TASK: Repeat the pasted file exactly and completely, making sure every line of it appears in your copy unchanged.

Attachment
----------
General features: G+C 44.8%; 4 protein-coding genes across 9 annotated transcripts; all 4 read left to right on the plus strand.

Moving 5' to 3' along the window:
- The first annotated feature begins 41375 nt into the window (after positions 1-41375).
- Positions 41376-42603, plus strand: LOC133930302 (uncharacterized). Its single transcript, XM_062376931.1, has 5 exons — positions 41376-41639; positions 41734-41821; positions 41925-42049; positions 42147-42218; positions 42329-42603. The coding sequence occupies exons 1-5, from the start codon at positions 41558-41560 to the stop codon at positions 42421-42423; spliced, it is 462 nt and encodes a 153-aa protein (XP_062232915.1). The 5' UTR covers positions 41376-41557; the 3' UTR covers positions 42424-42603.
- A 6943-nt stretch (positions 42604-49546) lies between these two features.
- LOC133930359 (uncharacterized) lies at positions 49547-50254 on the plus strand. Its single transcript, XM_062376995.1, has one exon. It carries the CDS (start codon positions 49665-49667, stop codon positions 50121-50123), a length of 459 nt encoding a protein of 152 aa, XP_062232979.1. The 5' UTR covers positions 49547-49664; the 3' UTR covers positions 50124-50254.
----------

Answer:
General features: G+C 44.8%; 4 protein-coding genes across 9 annotated transcripts; all 4 read left to right on the plus strand.

Moving 5' to 3' along the window:
- The first annotated feature begins 41375 nt into the window (after positions 1-41375).
- Positions 41376-42603, plus strand: LOC133930302 (uncharacterized). Its single transcript, XM_062376931.1, has 5 exons — positions 41376-41639; positions 41734-41821; positions 41925-42049; positions 42147-42218; positions 42329-42603. The coding sequence occupies exons 1-5, from the start codon at positions 41558-41560 to the stop codon at positions 42421-42423; spliced, it is 462 nt and encodes a 153-aa protein (XP_062232915.1). The 5' UTR covers positions 41376-41557; the 3' UTR covers positions 42424-42603.
- A 6943-nt stretch (positions 42604-49546) lies between these two features.
- LOC133930359 (uncharacterized) lies at positions 49547-50254 on the plus strand. Its single transcript, XM_062376995.1, has one exon. It carries the CDS (start codon positions 49665-49667, stop codon positions 50121-50123), a length of 459 nt encoding a protein of 152 aa, XP_062232979.1. The 5' UTR covers positions 49547-49664; the 3' UTR covers positions 50124-50254.